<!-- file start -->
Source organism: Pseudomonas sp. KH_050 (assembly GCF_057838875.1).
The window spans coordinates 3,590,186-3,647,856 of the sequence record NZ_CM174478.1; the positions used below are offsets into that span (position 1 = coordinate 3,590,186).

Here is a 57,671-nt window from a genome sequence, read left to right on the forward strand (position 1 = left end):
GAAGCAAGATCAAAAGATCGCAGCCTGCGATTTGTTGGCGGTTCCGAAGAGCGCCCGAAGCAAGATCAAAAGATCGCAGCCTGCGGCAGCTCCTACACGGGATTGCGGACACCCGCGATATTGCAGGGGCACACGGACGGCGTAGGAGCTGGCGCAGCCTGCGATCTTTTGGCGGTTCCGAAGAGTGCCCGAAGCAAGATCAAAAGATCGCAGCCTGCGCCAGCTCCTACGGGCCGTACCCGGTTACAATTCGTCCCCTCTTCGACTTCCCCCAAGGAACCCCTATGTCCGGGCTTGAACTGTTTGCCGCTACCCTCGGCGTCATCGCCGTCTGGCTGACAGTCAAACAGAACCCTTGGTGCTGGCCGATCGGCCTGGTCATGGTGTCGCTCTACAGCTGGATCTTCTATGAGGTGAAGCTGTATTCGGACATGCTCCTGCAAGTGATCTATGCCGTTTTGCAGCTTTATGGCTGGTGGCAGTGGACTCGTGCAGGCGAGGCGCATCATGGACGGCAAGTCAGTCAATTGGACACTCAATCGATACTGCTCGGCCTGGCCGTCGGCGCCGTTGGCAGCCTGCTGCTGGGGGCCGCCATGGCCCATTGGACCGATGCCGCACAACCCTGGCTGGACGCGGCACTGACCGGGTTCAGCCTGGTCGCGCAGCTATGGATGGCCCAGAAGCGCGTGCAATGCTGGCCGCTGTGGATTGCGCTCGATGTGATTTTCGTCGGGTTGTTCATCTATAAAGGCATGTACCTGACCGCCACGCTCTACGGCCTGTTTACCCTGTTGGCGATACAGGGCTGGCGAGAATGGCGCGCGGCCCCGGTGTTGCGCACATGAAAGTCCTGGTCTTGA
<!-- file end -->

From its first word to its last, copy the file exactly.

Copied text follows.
Source organism: Pseudomonas sp. KH_050 (assembly GCF_057838875.1).
The window spans coordinates 3,590,186-3,647,856 of the sequence record NZ_CM174478.1; the positions used below are offsets into that span (position 1 = coordinate 3,590,186).

Here is a 57,671-nt window from a genome sequence, read left to right on the forward strand (position 1 = left end):
GAAGCAAGATCAAAAGATCGCAGCCTGCGATTTGTTGGCGGTTCCGAAGAGCGCCCGAAGCAAGATCAAAAGATCGCAGCCTGCGGCAGCTCCTACACGGGATTGCGGACACCCGCGATATTGCAGGGGCACACGGACGGCGTAGGAGCTGGCGCAGCCTGCGATCTTTTGGCGGTTCCGAAGAGTGCCCGAAGCAAGATCAAAAGATCGCAGCCTGCGCCAGCTCCTACGGGCCGTACCCGGTTACAATTCGTCCCCTCTTCGACTTCCCCCAAGGAACCCCTATGTCCGGGCTTGAACTGTTTGCCGCTACCCTCGGCGTCATCGCCGTCTGGCTGACAGTCAAACAGAACCCTTGGTGCTGGCCGATCGGCCTGGTCATGGTGTCGCTCTACAGCTGGATCTTCTATGAGGTGAAGCTGTATTCGGACATGCTCCTGCAAGTGATCTATGCCGTTTTGCAGCTTTATGGCTGGTGGCAGTGGACTCGTGCAGGCGAGGCGCATCATGGACGGCAAGTCAGTCAATTGGACACTCAATCGATACTGCTCGGCCTGGCCGTCGGCGCCGTTGGCAGCCTGCTGCTGGGGGCCGCCATGGCCCATTGGACCGATGCCGCACAACCCTGGCTGGACGCGGCACTGACCGGGTTCAGCCTGGTCGCGCAGCTATGGATGGCCCAGAAGCGCGTGCAATGCTGGCCGCTGTGGATTGCGCTCGATGTGATTTTCGTCGGGTTGTTCATCTATAAAGGCATGTACCTGACCGCCACGCTCTACGGCCTGTTTACCCTGTTGGCGATACAGGGCTGGCGAGAATGGCGCGCGGCCCCGGTGTTGCGCACATGAAAGTCCTGGTCTTGA